– Hank
    Feb 16, 2014 at 16:47
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    See my edit above with pictures. The guy wired hot to the ground.
    – Juice
    Feb 17, 2014 at 14:14

If you have an ungrounded system, the only safe and legal way of grounding it is to run all new cables.

I have come across outlets that had a "fake ground", that is where the neutral is also connected to the ground screw. If the hot and neutral wires were swapped, which can easily happen on old cloth wiring where the white color has fallen off the neutral, you would see the exact problem you have.

I have also seen it where the hot wire has shorted to the ungrounded metal box, which the outlet was then swapped to one that has a ground pin. Which could also cause the problems you are seeing.

To ground them properly would have likely required putting holes in the walls. The reason being that all of the cables supplying those outlets would need to be replaced. The only way to get around doing that is to put in outlets that don't have a ground pin, or to put in GFCI outlets.

As an aside it is very unlikely to find a handy-man that could fix this situation that quickly, and do so properly.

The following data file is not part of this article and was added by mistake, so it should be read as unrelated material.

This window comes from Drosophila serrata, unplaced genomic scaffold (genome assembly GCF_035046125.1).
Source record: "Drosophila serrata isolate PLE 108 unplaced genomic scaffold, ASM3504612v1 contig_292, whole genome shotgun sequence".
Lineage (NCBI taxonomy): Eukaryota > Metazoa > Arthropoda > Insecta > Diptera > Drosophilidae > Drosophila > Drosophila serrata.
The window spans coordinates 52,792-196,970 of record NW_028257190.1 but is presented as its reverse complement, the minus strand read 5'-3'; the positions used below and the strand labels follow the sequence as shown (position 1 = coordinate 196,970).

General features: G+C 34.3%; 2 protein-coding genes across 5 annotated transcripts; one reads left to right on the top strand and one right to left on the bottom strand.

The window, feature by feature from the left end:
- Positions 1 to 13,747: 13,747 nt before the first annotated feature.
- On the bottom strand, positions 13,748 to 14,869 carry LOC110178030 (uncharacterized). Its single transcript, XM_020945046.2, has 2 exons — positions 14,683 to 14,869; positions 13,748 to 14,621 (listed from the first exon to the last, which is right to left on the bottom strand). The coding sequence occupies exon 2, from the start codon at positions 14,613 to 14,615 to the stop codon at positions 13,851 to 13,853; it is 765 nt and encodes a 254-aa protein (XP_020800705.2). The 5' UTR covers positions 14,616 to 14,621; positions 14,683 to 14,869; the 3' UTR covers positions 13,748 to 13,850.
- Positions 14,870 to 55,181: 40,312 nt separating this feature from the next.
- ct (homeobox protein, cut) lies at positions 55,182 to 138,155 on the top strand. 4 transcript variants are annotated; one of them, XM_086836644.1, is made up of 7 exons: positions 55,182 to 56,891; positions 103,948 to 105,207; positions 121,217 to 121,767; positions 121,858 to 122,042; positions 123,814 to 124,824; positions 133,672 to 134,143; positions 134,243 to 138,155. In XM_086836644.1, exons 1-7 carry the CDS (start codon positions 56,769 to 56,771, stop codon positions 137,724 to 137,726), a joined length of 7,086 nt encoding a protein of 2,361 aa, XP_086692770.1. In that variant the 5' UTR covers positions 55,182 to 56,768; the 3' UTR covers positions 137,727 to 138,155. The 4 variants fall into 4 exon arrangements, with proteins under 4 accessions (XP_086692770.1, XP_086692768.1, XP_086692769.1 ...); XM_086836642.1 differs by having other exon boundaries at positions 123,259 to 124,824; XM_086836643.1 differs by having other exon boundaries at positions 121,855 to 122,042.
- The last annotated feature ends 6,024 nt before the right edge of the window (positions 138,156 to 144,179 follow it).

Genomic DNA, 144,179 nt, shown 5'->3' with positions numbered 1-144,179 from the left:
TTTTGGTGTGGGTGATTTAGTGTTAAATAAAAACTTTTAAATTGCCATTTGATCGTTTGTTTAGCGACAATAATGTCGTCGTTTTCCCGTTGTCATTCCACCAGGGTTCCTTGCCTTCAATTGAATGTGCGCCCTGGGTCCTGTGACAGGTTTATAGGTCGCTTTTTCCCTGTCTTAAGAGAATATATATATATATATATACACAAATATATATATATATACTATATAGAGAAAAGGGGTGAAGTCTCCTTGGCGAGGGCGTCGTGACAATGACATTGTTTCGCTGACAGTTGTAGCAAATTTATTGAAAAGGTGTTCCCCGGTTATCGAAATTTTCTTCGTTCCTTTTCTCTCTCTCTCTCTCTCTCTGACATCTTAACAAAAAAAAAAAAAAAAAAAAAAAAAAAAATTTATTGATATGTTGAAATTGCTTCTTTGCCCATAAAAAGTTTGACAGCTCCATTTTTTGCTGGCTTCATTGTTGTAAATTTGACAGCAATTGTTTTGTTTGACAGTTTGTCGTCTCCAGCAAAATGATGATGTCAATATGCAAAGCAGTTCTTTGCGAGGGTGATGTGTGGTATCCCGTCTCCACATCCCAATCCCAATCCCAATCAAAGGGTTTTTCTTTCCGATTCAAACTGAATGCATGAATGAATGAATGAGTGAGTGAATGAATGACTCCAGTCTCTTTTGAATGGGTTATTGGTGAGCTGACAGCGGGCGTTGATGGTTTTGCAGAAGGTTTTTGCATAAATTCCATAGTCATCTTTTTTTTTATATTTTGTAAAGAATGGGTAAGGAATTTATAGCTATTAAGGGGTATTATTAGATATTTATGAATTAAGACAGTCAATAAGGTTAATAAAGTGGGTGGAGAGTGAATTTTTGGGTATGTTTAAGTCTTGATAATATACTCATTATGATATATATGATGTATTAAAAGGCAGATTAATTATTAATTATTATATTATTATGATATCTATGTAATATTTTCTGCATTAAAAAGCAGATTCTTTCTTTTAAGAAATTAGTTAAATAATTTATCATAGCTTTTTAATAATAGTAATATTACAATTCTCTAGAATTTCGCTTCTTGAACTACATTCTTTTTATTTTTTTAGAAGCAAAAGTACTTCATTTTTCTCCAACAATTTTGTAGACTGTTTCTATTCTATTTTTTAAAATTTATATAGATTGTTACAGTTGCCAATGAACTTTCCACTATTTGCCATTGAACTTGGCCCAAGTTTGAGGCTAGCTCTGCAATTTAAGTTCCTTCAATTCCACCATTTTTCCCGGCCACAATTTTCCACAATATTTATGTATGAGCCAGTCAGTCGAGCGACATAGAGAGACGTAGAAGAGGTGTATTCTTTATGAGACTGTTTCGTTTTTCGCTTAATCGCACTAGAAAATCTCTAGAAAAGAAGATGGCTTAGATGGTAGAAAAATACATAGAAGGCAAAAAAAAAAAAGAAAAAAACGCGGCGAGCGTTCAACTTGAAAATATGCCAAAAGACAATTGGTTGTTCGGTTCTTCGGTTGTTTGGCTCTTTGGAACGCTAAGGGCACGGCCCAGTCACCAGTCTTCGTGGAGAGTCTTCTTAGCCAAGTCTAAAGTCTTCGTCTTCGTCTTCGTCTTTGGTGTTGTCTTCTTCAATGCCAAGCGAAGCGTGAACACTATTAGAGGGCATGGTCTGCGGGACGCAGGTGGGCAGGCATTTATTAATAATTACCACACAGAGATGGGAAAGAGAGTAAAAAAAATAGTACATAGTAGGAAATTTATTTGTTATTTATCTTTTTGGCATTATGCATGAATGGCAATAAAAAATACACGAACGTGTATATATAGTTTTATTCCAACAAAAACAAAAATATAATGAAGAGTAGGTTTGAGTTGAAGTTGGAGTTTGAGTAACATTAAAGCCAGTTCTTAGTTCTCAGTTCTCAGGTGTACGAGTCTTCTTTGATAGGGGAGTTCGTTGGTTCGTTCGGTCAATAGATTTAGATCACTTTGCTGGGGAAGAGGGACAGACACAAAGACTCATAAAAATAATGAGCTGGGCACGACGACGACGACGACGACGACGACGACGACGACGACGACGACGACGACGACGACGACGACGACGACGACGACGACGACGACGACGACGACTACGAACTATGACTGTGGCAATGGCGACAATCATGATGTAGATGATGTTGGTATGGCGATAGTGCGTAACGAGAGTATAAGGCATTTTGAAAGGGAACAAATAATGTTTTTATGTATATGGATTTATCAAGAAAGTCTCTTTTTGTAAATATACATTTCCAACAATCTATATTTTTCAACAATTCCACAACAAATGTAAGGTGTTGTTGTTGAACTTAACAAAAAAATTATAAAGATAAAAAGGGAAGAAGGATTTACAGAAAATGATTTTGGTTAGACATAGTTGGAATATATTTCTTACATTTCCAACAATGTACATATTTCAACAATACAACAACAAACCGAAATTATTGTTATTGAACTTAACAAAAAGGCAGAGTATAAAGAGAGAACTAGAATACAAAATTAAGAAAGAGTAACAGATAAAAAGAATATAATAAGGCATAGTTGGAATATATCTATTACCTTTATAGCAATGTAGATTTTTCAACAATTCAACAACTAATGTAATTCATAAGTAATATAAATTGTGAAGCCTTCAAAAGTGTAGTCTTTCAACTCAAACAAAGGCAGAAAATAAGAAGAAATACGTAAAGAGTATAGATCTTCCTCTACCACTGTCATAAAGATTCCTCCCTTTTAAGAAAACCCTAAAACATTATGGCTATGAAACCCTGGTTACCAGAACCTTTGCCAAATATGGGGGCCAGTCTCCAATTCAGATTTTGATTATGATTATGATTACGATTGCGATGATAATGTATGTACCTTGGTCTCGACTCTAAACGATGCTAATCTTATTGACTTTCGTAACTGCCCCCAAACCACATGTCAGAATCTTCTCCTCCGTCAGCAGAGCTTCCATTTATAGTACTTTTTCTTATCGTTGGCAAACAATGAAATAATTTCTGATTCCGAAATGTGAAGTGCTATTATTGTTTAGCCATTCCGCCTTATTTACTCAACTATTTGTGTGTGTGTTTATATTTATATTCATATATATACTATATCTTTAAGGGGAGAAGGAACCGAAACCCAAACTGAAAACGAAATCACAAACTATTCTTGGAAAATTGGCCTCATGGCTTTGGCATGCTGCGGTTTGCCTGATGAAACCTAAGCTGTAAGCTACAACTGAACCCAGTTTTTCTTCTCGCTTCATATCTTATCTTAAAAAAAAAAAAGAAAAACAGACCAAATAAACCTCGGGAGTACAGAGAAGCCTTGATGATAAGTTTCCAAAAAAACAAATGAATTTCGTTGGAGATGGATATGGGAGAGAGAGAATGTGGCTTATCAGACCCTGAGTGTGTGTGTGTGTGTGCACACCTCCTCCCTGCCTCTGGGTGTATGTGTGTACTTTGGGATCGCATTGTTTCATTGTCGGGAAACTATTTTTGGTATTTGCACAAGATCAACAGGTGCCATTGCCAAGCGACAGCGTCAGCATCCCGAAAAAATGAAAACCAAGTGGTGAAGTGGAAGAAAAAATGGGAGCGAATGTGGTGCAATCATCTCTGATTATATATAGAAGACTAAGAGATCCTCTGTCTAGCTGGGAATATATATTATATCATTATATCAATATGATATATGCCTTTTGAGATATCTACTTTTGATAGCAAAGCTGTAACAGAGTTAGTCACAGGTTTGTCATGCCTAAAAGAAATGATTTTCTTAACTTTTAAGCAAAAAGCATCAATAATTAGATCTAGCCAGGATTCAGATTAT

Use a non-contact voltage detector pen to check the ground screw/strap of each outlet -- if hot is present on the outlet ground terminal (i.e. the reverse polarity bootleg ground that has been alluded to by other answers), it will light up brightly and/or beep at you as soon as you put it near the hot outlet ground strap; on a properly wired outlet, you'll need to stick the tip in the hot slot. See this article for more details on the problem you may have.


Are simple voltmeter will answer the question. At the outlet the TV is plugged into measure across the two prong holes, and then from each to the ground prong hole. There should be 120V from the narrow prong hole to the other two, and 0V from the wide prong socket to the ground hole. Any deviation from that indicates a problem with the AC wiring. If that appears OK then, and be very careful doing this, measure from the wide prong to a ground, such as the shield of the coax that should be grounded to Earth ground. If there is more than trace voltage between them then the coax may not be properly grounded.

Did you have the house inspected by a certified inspector? Everyone I have used in the past few years has tested every outlet. If you did have it inspected and they did not do that, then you may have a case against them.

  • Reverse polarity bootleg grounds at outlets will slip by most voltage measurements -- read the article I linked in my answer. Jan 29, 2015 at 23:46